At admission, the patient was comatose, with the left pupil dilated and minimally reactive, presenting with right hemiparesis. Both plantar responses were in extension. Transcranial Doppler ultrasonography indicated increased intracranial pressure, with very low diastolic velocity in the middle cerebral artery because blood pressure was increased. A computed tomographic scan showed a 2-cm–thick acute left subdural hematoma. Left temporal craniotomy was performed immediately (52 min after admission) to remove this recent and homogenous hematoma. No bleeding point was identified. Postoperatively, the patient remained comatose and decerebrate. Angiography ruled out the presence of a vascular malformation, and magnetic nuclear resonance imaging showed important mesencephalic and thalamic lesions. The patient died 2 days later (on the twelfth postoperative day).
Acute intracranial subdural hematoma is a rare but potentially lethal complication that can occur after spinal anesthesia, epidural anesthesia, or myelography. 1–3 The needles used ranged in size from 16 to 25 gauge. Five deaths have been recorded. The same pathogenic mechanism has been postulated for PDPH and subdural hematoma. 4 Cerebrospinal fluid leakage from the dural hole reduces cerebrospinal fluid volume. The reduced intracranial pressure allows the brain to move caudally with stretching of the dural veins. This produces pain. Vasodilatation of intracranial vessels also may contribute to pain. The needle hole in the dura can remain open for many weeks. PDPH is a relatively common complication, whereas subdural hematoma is rare. In these more serious cases, cortical veins are stretched and torn, which results in subdural bleeding. In some cases, the source of bleeding is identified by the neurosurgeon (small artery in subarachnoid tissue or cortical veins). Small-size needles with a pencil-point tip are known to produce the lowest incidence and severity of postspinal headache. 5 One does not expect an easy dural puncture with use of a 27-gauge Whitacre needle to produce a tear sufficiently large to create cerebrospinal fluid loss and subdural hematoma. One important clinical feature of PDPH is its relation with position. Headache becomes more severe when the patient is in the upright position, and it is relieved by lying down. Very few other diseases can display posturodependent headache (cerebral thrombophlebitis, 6 incipient eclampsia, 7 meningitis, 8 and others), and, thus, position-related headache is almost synonymous with PDPH. Diagnosis of PDPH probably should be excluded when the relation with position is not found. When a posturodependent headache after a dural tap becomes permanent and loses its relation with position, a subdural hematoma should be sought urgently with computed tomography. In the case presented herein, on the ninth postoperative day, the nature of the headache changed and became unrelated to position. The patient declined hospital admission, which might have avoided a fatal outcome.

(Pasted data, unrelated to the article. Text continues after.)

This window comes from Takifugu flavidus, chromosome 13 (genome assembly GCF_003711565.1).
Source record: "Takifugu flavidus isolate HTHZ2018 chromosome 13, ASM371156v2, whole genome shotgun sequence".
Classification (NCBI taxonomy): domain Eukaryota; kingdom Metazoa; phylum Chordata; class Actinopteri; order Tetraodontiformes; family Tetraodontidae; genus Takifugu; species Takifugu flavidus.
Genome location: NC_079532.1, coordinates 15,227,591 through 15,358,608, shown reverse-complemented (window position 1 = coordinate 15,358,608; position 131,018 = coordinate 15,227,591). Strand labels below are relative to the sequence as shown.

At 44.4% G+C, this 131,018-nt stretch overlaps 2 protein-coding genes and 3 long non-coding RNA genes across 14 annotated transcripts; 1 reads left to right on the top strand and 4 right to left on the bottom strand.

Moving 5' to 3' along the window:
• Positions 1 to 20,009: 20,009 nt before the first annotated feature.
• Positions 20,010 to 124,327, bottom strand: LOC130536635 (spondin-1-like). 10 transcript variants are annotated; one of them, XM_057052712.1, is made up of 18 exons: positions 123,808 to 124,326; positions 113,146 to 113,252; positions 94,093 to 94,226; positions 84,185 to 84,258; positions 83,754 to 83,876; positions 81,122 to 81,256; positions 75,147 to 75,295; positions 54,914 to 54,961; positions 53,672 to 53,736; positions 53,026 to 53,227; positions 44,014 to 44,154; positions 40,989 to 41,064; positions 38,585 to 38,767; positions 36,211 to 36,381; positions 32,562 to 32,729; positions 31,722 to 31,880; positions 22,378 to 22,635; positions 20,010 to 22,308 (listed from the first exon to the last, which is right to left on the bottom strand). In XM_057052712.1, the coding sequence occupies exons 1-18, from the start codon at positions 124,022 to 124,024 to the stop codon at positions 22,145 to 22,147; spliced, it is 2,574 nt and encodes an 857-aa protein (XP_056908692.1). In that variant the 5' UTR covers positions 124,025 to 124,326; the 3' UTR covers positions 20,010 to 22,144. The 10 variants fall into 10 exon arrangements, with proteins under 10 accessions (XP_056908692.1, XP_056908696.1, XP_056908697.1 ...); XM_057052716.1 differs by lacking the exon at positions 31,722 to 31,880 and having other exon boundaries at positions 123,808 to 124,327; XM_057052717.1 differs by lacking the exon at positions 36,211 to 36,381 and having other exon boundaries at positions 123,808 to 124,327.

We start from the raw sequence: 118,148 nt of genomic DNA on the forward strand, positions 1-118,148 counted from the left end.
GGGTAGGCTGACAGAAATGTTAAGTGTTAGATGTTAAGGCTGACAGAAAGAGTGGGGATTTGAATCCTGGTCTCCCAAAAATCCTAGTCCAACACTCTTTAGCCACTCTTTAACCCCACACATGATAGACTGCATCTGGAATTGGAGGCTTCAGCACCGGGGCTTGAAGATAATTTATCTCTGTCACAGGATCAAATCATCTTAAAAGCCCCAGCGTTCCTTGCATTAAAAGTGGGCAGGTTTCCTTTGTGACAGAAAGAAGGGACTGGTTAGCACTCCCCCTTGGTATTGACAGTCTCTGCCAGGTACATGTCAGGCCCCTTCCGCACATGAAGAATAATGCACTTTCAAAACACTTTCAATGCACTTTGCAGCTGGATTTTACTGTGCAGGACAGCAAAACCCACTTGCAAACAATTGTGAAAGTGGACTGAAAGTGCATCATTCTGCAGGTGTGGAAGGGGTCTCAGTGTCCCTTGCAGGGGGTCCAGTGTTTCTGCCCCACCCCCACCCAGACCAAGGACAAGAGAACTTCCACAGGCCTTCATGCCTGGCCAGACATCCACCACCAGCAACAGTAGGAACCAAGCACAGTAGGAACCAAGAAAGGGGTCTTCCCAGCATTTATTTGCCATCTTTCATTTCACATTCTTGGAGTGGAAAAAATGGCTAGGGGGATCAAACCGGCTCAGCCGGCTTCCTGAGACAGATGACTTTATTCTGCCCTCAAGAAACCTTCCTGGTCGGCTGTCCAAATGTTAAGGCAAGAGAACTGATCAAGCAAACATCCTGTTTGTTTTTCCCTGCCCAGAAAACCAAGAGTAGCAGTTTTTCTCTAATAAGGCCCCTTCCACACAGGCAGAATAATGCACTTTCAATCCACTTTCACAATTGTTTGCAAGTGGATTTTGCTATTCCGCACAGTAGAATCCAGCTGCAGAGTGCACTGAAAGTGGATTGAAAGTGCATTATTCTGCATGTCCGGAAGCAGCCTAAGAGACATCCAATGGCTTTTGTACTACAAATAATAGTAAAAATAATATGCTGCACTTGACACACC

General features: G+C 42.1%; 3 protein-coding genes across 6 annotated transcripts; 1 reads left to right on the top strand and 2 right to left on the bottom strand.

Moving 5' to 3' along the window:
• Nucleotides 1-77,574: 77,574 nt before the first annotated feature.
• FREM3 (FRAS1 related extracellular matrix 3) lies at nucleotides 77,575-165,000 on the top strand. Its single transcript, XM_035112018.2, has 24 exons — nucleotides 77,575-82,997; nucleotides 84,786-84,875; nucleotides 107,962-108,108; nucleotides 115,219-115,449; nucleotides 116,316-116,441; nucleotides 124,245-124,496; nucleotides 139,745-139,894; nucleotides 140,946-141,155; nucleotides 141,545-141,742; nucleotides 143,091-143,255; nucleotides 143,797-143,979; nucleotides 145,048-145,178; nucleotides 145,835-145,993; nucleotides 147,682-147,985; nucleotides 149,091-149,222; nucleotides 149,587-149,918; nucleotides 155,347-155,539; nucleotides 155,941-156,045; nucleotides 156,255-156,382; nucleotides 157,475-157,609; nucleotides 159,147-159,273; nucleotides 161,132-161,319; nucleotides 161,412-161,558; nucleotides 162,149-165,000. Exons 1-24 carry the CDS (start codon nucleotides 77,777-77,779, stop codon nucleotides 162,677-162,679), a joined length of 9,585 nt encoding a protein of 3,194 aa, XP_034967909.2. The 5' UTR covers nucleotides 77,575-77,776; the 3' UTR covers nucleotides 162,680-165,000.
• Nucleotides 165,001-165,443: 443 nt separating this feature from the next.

The development of cerebral subdural hematoma might have been a spontaneous event related to the administration of low-molecular-weight heparin (LMWH), used to prevent deep vein thrombosis in a patient with a plaster cast. 9 Although spontaneous hematoma may occur in patients treated with anticoagulants, recent literature has emphasized the deleterious role of LMWH in producing spinal or epidural subdural hematoma. In the current case, the patient was administered a prophylactic dose of LMWH, which is considered adequate. 10 Platelet count and coagulation profile (prothrombin time and activated prothromboplastin time) were normal at admission to the intensive care unit, as expected with LMWH. This indicates either that anticoagulant administration should be discontinued when PDPH occurs or that assessment of headache characteristics (its relation with position particularly) should be performed with increased frequency in anticoagulated patients.
To avoid a potential negative outcome, regular follow-up of patients with headache after neuraxial block helps delineate between a typical PDPH and a nonpostural headache, the latter necessitating more aggressive attention, particularly in a patient with another risk factor of bleeding, such as LMWH treatment.